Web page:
P285 The relationship between pregnancy and birth related factors and autism spectrum disorders

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Abstract

Background and aims

Autism spectrum disorders (ASD) are a group of pervasive developmental disorders characterised by impaired communication, impaired social interaction, restricted and repetitive interests and behaviours. Previous studies showed that a focus on prenatal, perinatal, and neonatal events may identify factors linked to autism spectrum disorder.

Background and aims

This presentation aims to emphasise the information collected from a cross sectional study conducted in the Department of Child and Adolescent Psychiatry, ‘Prof. Dr. Al. Obregia’ Psychiatry Hospital, in Bucharest. The main objective of this study was to identify potential association between certain perinatal risk factors and the occurrence of ASD.

Methods

In the study were included 52 subjects with ASD and 52 typically developing children (matched for age and gender).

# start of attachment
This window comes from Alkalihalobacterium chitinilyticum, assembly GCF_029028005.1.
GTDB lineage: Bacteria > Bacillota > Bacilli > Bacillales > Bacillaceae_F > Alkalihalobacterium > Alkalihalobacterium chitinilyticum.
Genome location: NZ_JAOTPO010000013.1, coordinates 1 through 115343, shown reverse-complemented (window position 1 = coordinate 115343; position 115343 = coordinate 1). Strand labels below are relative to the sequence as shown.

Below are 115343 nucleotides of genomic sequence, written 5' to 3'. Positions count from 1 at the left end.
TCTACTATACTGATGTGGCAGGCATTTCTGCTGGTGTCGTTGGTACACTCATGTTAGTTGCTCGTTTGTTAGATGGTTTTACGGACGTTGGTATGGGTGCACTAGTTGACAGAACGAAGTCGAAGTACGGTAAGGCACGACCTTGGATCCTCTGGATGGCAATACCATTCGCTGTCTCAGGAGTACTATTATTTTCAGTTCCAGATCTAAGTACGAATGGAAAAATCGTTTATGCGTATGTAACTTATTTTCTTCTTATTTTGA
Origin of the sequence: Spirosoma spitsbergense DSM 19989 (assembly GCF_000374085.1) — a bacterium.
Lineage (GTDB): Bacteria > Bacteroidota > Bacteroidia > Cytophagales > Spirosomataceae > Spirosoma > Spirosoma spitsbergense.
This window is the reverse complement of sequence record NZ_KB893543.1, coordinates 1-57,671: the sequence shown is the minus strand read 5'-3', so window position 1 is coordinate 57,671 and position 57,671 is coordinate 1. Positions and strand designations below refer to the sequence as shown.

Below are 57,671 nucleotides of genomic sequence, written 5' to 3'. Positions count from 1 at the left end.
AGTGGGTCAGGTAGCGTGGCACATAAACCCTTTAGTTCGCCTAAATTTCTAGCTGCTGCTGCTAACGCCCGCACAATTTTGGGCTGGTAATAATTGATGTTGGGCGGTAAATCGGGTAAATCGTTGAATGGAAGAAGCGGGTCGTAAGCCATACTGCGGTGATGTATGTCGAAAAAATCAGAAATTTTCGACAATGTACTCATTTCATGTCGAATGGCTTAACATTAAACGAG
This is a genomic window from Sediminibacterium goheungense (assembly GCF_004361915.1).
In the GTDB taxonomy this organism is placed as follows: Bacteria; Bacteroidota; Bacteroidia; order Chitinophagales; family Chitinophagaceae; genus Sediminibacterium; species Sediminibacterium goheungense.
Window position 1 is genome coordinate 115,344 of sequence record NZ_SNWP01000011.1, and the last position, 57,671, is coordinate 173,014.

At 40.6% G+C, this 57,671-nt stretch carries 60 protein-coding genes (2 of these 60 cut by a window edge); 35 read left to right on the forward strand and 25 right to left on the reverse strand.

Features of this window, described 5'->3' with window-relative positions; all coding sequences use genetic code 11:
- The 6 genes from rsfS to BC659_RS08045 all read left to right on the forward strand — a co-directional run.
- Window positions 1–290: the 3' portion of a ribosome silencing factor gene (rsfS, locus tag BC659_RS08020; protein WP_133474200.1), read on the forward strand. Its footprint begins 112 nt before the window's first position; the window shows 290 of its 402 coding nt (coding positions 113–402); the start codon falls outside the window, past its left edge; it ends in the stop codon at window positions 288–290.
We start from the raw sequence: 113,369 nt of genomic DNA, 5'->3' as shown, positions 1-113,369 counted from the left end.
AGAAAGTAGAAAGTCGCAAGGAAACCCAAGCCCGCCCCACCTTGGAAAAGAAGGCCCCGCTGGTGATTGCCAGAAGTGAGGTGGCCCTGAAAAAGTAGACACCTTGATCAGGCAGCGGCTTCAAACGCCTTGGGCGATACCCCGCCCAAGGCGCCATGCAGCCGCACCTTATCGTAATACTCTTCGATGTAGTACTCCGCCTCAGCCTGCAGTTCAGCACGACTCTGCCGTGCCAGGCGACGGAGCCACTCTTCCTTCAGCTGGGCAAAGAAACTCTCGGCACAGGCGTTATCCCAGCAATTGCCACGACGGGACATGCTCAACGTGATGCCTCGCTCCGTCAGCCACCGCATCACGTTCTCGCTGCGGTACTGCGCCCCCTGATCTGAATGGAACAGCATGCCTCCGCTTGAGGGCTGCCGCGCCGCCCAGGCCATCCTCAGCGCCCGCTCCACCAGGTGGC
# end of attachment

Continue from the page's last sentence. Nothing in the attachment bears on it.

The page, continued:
Methods

To their caregivers was applied a structured parent – informant questionnaire, that aimed to assess the following factors: familial antecedents, exposure to environmental toxins during pregnancy, using medications in pregnancy, intrauterine infections, risk of miscarriage, fetal complications during labour and delivery, birth weight, APGAR score, mental and motor development during infancy, personal pathological antecedents.

Results

After statistical analysis, there was found significant association between the presence of ASD and: taking medications during pregnancy, fetal complications during labour and delivery, pregnancy with increased risk of miscarriage, low birth weight and APGAR score, history of psychiatric conditions in family and personal pathological antecedents, abnormal mental development during infancy.

Results

There was no relationship between ASD and the exposure to environmental toxins in pregnancy, intrauterine infections, abnormal motor development during infancy and parental age at childbirth.

Conclusions

Most of the findings are consistent with those of other prior studies. These data suggest that the etiologically relevant period may be in utero because the pathogenesis may begin during the prenatal period.

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